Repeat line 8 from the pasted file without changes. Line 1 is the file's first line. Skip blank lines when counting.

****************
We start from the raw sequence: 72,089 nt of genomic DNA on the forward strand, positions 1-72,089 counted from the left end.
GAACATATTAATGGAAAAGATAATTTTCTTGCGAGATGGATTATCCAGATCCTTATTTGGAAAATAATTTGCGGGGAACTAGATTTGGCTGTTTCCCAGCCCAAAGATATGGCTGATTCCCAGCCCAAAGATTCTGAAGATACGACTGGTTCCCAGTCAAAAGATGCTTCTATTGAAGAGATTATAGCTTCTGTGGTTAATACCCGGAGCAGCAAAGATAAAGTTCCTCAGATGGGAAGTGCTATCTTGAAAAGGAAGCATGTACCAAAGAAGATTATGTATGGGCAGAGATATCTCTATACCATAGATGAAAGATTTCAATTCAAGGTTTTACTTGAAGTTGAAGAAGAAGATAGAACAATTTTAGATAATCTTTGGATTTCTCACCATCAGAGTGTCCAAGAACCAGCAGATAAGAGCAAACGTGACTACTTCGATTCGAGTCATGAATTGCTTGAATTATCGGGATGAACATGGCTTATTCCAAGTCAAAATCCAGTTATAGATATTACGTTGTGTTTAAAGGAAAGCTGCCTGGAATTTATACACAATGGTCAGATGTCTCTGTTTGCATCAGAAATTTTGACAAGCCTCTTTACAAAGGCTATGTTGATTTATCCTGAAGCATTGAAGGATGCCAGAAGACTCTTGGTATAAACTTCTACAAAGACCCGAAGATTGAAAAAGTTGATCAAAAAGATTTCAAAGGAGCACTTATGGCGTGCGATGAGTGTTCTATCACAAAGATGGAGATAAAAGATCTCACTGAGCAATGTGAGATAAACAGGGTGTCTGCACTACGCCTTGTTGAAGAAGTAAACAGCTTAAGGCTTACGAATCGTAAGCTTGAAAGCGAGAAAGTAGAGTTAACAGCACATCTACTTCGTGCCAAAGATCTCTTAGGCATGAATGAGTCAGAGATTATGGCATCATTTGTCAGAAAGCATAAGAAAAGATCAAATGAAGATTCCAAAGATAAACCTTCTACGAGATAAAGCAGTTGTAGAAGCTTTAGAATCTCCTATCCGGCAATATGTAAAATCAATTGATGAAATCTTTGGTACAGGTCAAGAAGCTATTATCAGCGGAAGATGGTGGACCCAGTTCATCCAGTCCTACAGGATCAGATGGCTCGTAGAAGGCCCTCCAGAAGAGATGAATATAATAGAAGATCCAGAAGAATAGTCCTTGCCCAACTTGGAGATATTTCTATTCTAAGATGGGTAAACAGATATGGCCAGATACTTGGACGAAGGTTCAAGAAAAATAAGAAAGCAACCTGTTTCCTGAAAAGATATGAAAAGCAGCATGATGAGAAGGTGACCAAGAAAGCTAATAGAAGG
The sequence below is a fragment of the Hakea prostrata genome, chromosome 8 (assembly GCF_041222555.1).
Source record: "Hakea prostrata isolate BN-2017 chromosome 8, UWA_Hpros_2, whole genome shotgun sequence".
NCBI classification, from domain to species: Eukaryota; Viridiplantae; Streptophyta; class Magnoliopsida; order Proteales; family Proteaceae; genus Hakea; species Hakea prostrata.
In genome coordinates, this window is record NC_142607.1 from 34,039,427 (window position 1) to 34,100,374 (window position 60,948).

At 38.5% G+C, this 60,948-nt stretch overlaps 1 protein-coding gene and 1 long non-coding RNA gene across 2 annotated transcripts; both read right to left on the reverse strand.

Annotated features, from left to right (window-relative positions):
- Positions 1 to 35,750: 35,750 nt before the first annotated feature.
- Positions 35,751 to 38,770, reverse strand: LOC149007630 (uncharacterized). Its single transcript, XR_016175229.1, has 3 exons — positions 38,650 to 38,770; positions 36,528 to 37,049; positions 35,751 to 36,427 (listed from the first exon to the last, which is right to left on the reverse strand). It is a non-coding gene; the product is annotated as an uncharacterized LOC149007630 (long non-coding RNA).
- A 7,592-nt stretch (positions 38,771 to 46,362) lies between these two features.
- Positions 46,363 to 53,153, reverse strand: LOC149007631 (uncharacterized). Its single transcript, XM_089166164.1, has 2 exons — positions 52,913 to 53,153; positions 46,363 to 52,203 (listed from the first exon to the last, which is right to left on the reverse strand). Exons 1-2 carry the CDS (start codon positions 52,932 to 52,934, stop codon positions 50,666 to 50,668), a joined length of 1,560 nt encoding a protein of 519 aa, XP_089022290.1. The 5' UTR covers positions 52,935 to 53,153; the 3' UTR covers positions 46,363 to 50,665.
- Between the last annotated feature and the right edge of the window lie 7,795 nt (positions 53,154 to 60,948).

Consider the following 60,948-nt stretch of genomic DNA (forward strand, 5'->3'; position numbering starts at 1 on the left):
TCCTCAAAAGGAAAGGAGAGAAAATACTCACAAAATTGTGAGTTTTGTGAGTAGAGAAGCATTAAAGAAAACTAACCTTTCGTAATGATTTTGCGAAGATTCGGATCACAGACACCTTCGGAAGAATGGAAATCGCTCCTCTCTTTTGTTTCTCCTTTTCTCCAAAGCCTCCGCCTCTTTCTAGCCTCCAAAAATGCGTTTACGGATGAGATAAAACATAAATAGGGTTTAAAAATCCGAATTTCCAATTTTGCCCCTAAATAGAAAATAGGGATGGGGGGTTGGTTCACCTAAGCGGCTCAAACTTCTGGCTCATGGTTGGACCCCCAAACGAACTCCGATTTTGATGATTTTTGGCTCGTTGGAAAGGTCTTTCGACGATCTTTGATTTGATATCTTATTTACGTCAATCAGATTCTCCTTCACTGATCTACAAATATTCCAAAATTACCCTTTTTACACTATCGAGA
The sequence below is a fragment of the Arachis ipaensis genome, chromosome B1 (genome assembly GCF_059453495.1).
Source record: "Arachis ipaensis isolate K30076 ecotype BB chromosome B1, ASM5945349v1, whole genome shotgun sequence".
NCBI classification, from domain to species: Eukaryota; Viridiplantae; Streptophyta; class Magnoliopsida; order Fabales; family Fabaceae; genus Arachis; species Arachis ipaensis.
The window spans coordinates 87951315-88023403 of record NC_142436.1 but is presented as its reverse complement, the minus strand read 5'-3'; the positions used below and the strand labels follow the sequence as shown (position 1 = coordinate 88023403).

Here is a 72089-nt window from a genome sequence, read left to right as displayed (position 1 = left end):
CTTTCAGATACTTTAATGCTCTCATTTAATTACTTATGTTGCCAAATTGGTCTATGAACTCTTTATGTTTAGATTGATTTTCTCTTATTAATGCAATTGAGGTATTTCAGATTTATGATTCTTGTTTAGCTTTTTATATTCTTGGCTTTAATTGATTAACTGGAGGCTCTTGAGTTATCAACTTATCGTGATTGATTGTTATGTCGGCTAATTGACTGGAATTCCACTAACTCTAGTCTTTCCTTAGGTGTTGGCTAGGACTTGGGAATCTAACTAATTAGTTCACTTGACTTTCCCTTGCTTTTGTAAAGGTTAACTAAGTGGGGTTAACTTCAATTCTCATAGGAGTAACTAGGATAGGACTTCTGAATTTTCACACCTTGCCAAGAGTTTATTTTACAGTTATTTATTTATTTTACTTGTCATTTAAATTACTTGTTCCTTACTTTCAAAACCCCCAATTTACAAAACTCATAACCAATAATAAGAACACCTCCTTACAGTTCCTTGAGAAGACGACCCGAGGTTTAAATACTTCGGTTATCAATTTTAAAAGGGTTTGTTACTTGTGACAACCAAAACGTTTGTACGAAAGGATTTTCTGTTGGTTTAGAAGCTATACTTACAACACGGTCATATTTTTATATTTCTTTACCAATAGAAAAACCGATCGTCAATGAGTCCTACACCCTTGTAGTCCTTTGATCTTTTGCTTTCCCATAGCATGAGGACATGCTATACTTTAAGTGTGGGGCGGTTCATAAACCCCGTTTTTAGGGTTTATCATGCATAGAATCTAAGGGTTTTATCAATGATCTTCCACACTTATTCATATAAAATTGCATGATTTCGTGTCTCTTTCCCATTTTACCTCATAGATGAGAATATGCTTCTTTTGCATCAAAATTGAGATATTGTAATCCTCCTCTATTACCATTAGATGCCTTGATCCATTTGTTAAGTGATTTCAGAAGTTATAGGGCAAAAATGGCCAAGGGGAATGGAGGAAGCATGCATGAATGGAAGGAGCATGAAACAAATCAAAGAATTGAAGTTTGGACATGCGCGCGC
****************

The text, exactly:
Annotated features, from left to right (window-relative positions):